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Hoffmann, R. A wiki for the life sciences where authorship matters. Nature Genetics (2008)

The actin genes of Drosophila: protein coding regions are highly conserved but intron positions are not.

The entire set of six closely related Drosophila actin genes was isolated using recombinant DNA methodology, and the structures of the respective coding regions were characterized by gene mapping techniques and by nucleotide sequencing of selected portions. Structural comparisons of these genes have resulted in several unexpected findings. Most striking is the nonconservation of the positions of intervening sequences within the protein-encoding regions of these genes. One of the Drosophila actin genes, DmA4, is split within a glycine codon at position 13; none of the remaining five genes is interrupted in the analogous position. Another gene, DmA6, is split within a glycine codon at position 307; at least two of the Drosophila actin genes are not split in the analogous position. Additionally, none of the Drosophila actin genes is split within codon four, where the yeast actin gene is interrupted. The six Drosophila actin genes encode several different proteins, but the amino acid sequence of each is similar to that of vertebrate cytoplasmic actins. None of the genes encodes a protein comparable in primary sequence to vertebrate skeletal muscle actin. Surprisingly, in each of these derived actin amino acid sequences in the initiator methionine is directly followed by a cysteine residue, which in turn precedes the string of three acidic amino acids characteristic of the amino termini of mature vertebrate cytoplasmic actins. We discuss these findings in the context of actin gene evolution and function.[1]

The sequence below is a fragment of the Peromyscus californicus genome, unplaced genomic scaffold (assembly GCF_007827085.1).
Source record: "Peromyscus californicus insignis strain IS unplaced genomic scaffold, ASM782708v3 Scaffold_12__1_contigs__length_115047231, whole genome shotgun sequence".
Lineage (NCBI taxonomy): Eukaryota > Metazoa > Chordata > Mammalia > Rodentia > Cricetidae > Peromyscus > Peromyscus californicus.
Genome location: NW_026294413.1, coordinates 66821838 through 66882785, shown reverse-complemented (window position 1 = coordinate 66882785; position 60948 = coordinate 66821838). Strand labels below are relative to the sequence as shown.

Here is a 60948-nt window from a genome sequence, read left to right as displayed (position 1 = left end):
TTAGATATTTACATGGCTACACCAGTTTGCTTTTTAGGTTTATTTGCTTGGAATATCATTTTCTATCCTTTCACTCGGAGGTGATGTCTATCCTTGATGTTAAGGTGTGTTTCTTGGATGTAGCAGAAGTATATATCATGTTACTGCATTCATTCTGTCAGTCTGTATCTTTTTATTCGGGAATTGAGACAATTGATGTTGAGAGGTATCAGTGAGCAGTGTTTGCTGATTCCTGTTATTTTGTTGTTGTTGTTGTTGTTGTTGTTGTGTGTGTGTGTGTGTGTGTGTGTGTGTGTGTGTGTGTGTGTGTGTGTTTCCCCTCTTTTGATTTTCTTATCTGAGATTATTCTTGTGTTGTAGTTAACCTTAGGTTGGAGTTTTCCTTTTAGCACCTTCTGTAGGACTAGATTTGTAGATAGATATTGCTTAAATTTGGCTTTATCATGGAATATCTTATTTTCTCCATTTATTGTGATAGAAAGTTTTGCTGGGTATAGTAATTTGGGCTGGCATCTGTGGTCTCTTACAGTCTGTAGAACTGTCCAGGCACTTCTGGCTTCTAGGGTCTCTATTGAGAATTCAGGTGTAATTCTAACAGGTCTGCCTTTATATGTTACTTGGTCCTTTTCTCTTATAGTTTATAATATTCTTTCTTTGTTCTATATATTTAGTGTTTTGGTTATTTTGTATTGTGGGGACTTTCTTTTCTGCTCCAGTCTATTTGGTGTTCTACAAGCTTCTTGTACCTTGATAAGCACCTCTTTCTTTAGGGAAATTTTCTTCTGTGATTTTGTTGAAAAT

1. The actin genes of Drosophila: protein coding regions are highly conserved but intron positions are not. Fyrberg, E.A., Bond, B.J., Hershey, N.D., Mixter, K.S., Davidson, N. Cell (1981) [Pubmed]
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